Top Server Makers: Can You List Who's In The 'Other' Category?3:00 PM EST Fri. Oct. 04, 2013
The "other" gang of server makers is growing. These are the server makers that have been quietly gaining momentum due to the industrywide cloud movement -- building everything from traditional big iron servers, commodity x86 hyperscale servers and even high-density low-power microservers.
According to research firm Gartner, their worldwide server shipments grew 52 percent between second-quarter 2009 and first-quarter 2013, from 25 percent to 38 percent. On the revenue side, they grew 100 percent between and second-quarter 2009 and first-quarter 2103, from 11 percent to 22 percent. By comparison, the number of IBM servers shipped in the same time period fell by about one-quarter. HP lost 20 percent server revenue market share, with 25 percent of the server revenue pie in first-quarter 2013 vs. 31 percent in second-quarter 2009.
Here is a list of single-digit "other" server makers based on research firm IDC's 2012 breakdown of top-branded server vendors and their worldwide server shipment shares.
Also, read the rest of CRN's special report on the server market shakeup, available exclusively on the CRN Tech News App for tablet.
The top three server makers -- HP, Dell and IBM -- in 2012 accounted for 72 percent of the server market-share pie for shipped gear in 2012. HP leads the server pack, with 32.6 percent of the market for servers shipped in 2012, IDC reported. It is followed by Dell, with 25.9 percent of the market, and then IBM with 13 percent.
Noticeably missing from this IDC leaderboard are contract manufacturers such as Foxconn, Flextronics and Jabil that build systems for OEMs, Google and Facebook.
Snapshot: Fujitsu makes a number of computer products along with telecommunications and microelectronics. The company is the fourth-largest server maker, shipping 3.8 percent of all servers in 2012, according to IDC.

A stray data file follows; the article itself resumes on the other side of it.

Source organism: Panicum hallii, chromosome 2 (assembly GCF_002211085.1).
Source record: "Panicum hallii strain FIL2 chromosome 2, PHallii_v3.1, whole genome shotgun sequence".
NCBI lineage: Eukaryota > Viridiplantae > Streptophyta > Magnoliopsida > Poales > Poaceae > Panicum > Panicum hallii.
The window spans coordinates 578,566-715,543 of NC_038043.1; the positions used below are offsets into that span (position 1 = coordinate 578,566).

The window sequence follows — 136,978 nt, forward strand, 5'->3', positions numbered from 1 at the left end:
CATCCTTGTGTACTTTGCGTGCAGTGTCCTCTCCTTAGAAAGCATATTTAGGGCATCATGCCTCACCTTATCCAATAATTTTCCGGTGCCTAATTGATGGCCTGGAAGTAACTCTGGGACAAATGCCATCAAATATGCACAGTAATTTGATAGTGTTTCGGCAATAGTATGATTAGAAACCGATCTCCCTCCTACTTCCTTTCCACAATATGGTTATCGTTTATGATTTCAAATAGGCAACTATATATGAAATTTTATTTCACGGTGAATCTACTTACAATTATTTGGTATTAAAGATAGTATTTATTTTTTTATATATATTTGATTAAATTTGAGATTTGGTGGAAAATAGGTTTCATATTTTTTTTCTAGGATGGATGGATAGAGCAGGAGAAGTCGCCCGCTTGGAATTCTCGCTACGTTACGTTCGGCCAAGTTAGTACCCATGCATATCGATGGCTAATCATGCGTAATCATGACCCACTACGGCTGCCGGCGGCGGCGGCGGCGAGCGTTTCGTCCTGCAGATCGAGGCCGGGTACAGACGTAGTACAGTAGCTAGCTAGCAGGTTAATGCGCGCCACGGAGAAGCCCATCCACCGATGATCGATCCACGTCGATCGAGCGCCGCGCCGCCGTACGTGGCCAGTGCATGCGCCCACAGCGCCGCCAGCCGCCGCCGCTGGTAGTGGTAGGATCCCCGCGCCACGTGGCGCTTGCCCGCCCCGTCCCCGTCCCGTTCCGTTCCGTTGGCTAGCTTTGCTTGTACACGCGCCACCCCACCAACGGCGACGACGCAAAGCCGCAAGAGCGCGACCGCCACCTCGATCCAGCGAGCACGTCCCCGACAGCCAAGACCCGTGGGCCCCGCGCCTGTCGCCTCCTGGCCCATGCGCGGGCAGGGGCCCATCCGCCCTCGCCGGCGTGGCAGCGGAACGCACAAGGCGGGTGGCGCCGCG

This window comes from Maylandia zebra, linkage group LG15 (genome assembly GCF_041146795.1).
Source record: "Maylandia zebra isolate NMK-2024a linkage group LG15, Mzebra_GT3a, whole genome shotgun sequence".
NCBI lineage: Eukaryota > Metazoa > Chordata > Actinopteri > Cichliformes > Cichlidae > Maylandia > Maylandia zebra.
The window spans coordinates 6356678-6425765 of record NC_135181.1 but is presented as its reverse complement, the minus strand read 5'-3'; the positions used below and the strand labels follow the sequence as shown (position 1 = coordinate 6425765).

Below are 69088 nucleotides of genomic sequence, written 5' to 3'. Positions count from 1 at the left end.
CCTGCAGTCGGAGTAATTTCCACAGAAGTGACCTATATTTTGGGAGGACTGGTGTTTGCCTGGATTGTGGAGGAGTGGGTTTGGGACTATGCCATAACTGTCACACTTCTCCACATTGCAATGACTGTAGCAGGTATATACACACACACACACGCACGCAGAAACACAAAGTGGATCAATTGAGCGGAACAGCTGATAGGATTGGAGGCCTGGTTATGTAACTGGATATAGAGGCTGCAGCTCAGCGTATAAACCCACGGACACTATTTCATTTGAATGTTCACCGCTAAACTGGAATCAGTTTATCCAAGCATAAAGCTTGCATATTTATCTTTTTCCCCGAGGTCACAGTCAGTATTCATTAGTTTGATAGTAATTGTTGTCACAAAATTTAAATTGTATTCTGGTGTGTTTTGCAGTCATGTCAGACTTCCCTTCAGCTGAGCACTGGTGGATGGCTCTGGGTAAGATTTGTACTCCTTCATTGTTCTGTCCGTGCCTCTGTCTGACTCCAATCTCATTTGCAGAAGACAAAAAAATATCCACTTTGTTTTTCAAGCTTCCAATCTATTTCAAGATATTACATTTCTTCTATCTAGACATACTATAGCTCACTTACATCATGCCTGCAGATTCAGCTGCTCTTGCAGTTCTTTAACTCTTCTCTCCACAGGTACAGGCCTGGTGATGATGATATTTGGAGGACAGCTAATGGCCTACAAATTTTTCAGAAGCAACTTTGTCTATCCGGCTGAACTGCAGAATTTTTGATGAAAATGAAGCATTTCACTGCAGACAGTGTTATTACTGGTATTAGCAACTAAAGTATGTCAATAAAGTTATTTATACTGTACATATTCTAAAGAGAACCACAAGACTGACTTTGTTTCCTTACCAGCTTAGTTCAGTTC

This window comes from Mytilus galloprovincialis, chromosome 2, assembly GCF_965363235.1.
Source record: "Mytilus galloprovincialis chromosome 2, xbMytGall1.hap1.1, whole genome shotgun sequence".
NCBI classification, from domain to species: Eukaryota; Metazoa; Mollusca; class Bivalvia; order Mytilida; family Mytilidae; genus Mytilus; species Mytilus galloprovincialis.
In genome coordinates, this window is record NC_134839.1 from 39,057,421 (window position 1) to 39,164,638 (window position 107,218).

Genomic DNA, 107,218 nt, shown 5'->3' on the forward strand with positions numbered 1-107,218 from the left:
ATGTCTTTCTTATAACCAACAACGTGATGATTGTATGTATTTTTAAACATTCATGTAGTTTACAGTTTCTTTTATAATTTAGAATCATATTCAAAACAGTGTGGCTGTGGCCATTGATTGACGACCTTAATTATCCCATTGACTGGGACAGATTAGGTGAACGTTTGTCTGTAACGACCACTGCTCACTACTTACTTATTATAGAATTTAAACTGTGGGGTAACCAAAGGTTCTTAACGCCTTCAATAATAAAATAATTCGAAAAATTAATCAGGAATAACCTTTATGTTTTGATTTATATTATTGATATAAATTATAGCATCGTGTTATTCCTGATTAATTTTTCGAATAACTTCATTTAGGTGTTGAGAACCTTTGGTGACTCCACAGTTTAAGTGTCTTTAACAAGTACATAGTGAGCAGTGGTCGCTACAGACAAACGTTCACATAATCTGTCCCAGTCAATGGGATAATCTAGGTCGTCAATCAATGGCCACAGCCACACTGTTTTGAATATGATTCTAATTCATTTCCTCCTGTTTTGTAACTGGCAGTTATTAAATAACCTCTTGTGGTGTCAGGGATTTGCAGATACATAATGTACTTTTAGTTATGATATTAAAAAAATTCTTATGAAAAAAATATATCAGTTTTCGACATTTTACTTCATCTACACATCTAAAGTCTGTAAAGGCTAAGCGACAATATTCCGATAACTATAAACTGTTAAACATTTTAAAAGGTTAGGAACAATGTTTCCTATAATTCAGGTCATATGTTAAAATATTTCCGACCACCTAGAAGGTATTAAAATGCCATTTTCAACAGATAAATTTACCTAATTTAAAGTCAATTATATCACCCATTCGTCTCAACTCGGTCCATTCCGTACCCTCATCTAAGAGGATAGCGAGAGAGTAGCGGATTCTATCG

Fujitsu is known for its high-end servers. Its M10 servers are based on Oracle's 16-core SPARC64 X processor. It recently logged a sales win selling one of its PrimeHPC FX10 supercomputers to Canon that will reportedly comprise 96 nodes, with a theoretical top speed of 20.2 teraflops.
Headquarters: San Jose, Calif.
Snapshot: Cisco has made impressive gains selling servers. Like Dell, it has beaten the odds and reported a 43 percent quarterly jump in its server business in 2013. Its market share for servers shipped in 2012 stands at 2.6 percent, making it the fifth largest of the server pack.
Cisco entered the data center cloud business in 2009 and has seen tremendous growth. In a recent earnings call with investors and the media, Cisco CEO John Chambers said its data center business would be "a $2 billion-plus business in five years, growing revenue over 40 percent year-over-year in the most recent quarter, and we are not stopping."
Headquarters: Beijing, China, and Morrisville, N.C.
Snapshot: Lenovo's ThinkServer systems target the SMB market. Lenovo has ambitions to become a bigger player in the server space and has reportedly been in on-and-off talks with IBM to buy a portion of its server business.
Lenovo was founded in 1984 and in 2005 raised its U.S. presence considerably when it purchased IBM's personal computer business and started selling systems under the ThinkPad brand. In the second quarter of 2013, Lenovo overtook HP to become the largest PC maker by unit sales and was the sixth largest server maker by units shipped in 2012, according to IDC.
Snapshot: NEC provides IT services and products to business enterprises, communications services providers and to government agencies. The company -- previously known as the Nippon Electric Company -- was rebranded in 1983 as NEC.
The company's roots date back to 1899 when founders Kunihiko Iwadare and Takeshiro Maeda established Nippon Electric Limited Partnership, whose main business was maintenance of telephones and switches. In 2012 the company shipped 1.7 percent of all servers globally and is ranked as the No. 7 server maker in terms of units shipped, according to IDC.
Headquarters: Beijing, China
Snapshot: In 2011, IDC ranked Sugon as a top 10 server maker in the world, with sales up 62 percent over the previous year. In 2012, Sugon retained its top-10 ranking, coming in at No. 8 for server shipments. The company makes a number of server products from rack-mounted, tower, blade and high-density servers, along with offering a number of cloud computing services.
Headquarters: Jinan, China
Snapshot: IDC ranks Inspur Group as owning 1.4 percent of all global server shipments in 2012. The China-based company builds servers and develops IaaS, PaaS and SaaS software to run on the hardware it builds. The Inspur Group was formed in 2011 when Shandong Inspur Software, Inspur Electronic Information and Inspur Electronic Information Company established a cloud computing joint venture, with each holding a 33.3 percent stake, according to Reuters.